By all accounts, Greg Oden has had an unfortunate and unavoidably disappointing NBA career. Taken No. 1 overall by the Portland Trailblazers (before Kevin Durant mind you), his career has been plagued by horrible knees and nagging injuries.
A rare true center prospect out of Ohio State, Oden has yet to play a full NBA season, with his most being 61 games played during the 2008-2009 NBA season. Most recently, he was released by the Trailblazers who officially decided to move on from the ailing NBA center.
After undergoing microfracture knee surgeries (three surgeries in five years) on both knees in the offseason, it appears he may one day be ready to return to the hardwood.
But an NBA return is questionable, at least for now, but also not totally improbable. Here are a few of the options that Oden should weigh while thinking about his future.
It could be safe to say that Greg Oden has rushed back a few times too many in his NBA career and that may be part of the reason he's never fully been a healthy player. But in the end, that excuse is just a cop out.
The guy has just been blessed with horrible knees. It's unfortunate and something that he can't really avoid.
The best option for Greg Oden, at this point, would be to take a little time away from the NBA court to rest, spend his money and just come up with a good gameplan for his future.
There's no need for him to rush back to the court; not until he is entirely sure that his knees will hold up. If he rushes it this time around, it will spell the complete and utter end of his NBA career. Teams are wary right now, but none will touch him if his knees give out again.
Oden seems to recognize this, having been quoted from an interview by David Hughes of the Tribune-Starr (Terre Haute, Ind) saying:
I would love to play [in 2012-13], but I'm not going to rush anything," he said [...] "I need to take a year off. What I told Mike was 'Look, I want to get back with a team. I want to play. If there's a chance that later on in the [NBA] year, if I feel good or if I'm healthy enough to play, I would love to play this year.'
If and when he does decide to hit the NBA again, Oden would best be suited to shack up a team that boasts a great training staff. One of the many rumors as to why Oden struggled so much is that Portland gave him poor medical attention during his time there.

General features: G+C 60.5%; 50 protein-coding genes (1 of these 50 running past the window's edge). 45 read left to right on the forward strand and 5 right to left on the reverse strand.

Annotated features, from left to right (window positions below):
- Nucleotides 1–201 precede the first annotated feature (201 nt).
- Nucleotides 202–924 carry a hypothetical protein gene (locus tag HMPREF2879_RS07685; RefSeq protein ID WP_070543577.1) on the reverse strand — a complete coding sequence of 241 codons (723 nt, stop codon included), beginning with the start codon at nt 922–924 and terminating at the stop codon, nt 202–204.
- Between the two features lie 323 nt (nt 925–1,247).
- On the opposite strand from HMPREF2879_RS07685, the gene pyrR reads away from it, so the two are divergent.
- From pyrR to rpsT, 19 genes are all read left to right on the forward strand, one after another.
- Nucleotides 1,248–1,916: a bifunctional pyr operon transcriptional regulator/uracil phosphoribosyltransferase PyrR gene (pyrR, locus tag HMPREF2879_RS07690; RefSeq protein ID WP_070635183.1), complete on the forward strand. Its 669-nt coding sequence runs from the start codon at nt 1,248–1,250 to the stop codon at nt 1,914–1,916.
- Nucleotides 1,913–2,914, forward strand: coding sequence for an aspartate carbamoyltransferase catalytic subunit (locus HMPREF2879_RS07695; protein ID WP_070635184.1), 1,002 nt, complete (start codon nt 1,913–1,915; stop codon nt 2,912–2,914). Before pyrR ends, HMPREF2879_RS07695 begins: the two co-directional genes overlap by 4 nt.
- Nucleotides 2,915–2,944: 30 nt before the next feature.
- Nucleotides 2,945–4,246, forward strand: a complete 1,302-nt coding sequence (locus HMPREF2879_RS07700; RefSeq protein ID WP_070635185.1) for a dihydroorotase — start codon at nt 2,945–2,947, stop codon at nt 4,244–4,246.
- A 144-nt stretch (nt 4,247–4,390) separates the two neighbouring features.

While that is merely speculation, it does call into question where Oden would be if he had started playing with a team with infamously good training staffs.
A few teams that come to mind are the Phoenix Suns (they withstood Nash's aging for years) and the San Antonio Spurs (look how old they are).
The Suns are known for their legendary training staff and their ability to prolong the careers of many injury-prone players and they would be a great destination for an injury-prone center like Oden. Plus, they do have need for a backup center behind Marcin Gortat (Jermaine O'Neal and Channing Frye aren't the greatest options).
Teams that Oden should avoid include the Portland Trailblazers (for obvious reasons) and the Golden State Warriors (are they ever healthy?).
Hitching on with a contender would also be a great option for Mr. Oden. Many could be in need for a player of his stature: the OKC Thunder, the Los Angeles Lakers and most notably the Miami Heat.
Oden, as well, has been linked to wanting to sign with the Heat in the past. His agent, Mike Conley Sr. (father of Mike Conley Jr.) has talked about Oden's wishes in the past, especially concerning the Miami Heat.
The Heat hasn't called but "Greg has talked about Miami," Conley said. "He has interest. He's not retiring." Oden, the No. 1 pick in the 2007 draft, has played just 82 career games for Portland (which released him in March) and averaged 9.4 points, 7.3 rebounds and 1.4 blocks.
In the end, if Oden does return, would the Heat be his best option? Imagine a lineup with a healthy Oden down in South Beach. A team long criticized for not having size or a true center would finally have exactly what they needed. They may dominate now, but boy would they dominate even more with a healthy Greg Oden.
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